Research : The Virtual Observatory

Introduction
A VO Primer
Get the software
VO links
E-science in other disciplines

Introduction.
Since 2001, I have been involved in the development of e-science, and specifically the creation of the Virtual Observatory (VO). What drove me into this was the realisation that the data volumes for surveys I was planning would be huge. There would be a bandwidth bottleneck making it hard for astronomers to capitalise on these surveys, and requiring them to be analysed at source rather than downloaded. At the same time, more and more astronomers wanted to compare multiple databases hosted on different continents. What we needed was a transparent Internet framework for exploring data : a Virtual Observatory. This however posed considerable technological and sociological challenges. A number of other people round the world were having similar thoughts, with Alex Szalay leading the way, and several VO projects started up, soon forming an International Virtual Observatory Alliance.

I have led two projects : the UK project AstroGrid, and the European project VOTECH. (See the Project Links section.) Both are now completed, but the software is still available. I remain a partner in a succession of Europe-wide VO projects.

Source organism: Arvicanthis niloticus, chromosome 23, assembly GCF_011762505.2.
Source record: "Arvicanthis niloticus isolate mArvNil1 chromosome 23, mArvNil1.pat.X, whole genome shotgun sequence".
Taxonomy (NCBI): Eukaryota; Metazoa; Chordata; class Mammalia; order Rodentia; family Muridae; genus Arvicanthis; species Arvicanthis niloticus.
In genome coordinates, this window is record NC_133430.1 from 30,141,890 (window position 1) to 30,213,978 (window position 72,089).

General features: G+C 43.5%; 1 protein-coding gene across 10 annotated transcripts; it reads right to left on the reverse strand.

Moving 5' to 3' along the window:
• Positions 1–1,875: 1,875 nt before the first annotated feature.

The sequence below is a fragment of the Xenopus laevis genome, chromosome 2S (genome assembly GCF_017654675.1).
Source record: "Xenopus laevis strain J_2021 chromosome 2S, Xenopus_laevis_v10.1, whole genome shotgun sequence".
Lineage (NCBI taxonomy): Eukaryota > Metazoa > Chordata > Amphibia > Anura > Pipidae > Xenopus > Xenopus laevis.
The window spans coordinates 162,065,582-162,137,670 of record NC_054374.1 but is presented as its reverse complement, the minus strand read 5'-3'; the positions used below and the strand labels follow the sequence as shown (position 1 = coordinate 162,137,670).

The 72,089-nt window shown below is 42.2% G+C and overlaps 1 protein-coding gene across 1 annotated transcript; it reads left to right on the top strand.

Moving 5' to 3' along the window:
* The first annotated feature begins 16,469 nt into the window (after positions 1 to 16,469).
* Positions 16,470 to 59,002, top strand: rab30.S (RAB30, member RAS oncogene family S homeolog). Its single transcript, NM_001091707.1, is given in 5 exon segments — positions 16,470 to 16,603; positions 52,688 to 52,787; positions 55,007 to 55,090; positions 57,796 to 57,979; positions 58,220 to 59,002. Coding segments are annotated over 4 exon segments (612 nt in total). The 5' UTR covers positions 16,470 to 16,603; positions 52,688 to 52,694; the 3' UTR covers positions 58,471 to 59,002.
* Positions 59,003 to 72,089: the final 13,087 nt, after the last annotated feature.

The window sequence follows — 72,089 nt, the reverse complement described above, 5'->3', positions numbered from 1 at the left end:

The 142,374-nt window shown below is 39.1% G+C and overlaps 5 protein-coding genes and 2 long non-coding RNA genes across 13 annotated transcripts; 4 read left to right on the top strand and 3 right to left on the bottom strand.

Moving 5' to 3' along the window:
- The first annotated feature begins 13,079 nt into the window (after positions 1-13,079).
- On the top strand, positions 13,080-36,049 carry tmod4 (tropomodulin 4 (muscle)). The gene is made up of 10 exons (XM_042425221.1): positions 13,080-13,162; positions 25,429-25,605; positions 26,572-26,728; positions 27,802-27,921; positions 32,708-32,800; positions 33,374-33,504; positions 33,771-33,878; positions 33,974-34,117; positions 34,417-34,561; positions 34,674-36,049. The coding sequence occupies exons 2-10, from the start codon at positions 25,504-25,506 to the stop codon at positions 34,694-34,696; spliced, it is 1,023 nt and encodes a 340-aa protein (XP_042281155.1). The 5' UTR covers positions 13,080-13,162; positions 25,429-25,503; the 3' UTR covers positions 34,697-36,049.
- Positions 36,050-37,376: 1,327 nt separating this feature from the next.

A VO primer.
When you surf the web, and click from link to link all over the world, it just feels as if all those documents are right there in your PC. The aim of the VO is to get the same transparent feel for astronomical data. All the databases all over the world, and the tools needed to analyse the data, are right there. You just work.

So how do we bring about this vision ? Well, its not a question of warehousing all the worlds data in one giant data centre. That would never happen, politically, pragmatically, or financially. Neither is it a question of writing a monolithic piece of software, a giant "VO application". That would be incredibly hard to do, and it would be out of date and look clunky very quickly. The Virtual Observatory is a way of life. What we want is first and foremost is to agree standards - then people can write VO aware tools, and make data available as web services, in a modular way so that things connect. The key aim is automation; things we currently do by hand should be understood by applications.